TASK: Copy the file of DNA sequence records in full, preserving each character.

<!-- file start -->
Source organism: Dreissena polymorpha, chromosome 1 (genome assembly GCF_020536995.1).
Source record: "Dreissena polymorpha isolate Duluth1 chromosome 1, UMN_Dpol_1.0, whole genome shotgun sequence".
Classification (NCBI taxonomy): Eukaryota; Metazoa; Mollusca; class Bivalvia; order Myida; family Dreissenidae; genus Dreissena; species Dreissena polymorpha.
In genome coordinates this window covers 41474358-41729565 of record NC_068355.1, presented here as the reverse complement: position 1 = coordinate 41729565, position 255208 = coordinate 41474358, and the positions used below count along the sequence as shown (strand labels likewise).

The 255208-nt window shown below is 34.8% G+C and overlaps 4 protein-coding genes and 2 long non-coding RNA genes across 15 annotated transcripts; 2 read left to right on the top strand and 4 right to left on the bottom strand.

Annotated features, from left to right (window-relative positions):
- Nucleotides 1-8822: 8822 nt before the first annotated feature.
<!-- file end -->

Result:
Source organism: Dreissena polymorpha, chromosome 1 (genome assembly GCF_020536995.1).
Source record: "Dreissena polymorpha isolate Duluth1 chromosome 1, UMN_Dpol_1.0, whole genome shotgun sequence".
Classification (NCBI taxonomy): Eukaryota; Metazoa; Mollusca; class Bivalvia; order Myida; family Dreissenidae; genus Dreissena; species Dreissena polymorpha.
In genome coordinates this window covers 41474358-41729565 of record NC_068355.1, presented here as the reverse complement: position 1 = coordinate 41729565, position 255208 = coordinate 41474358, and the positions used below count along the sequence as shown (strand labels likewise).

The 255208-nt window shown below is 34.8% G+C and overlaps 4 protein-coding genes and 2 long non-coding RNA genes across 15 annotated transcripts; 2 read left to right on the top strand and 4 right to left on the bottom strand.

Annotated features, from left to right (window-relative positions):
- Nucleotides 1-8822: 8822 nt before the first annotated feature.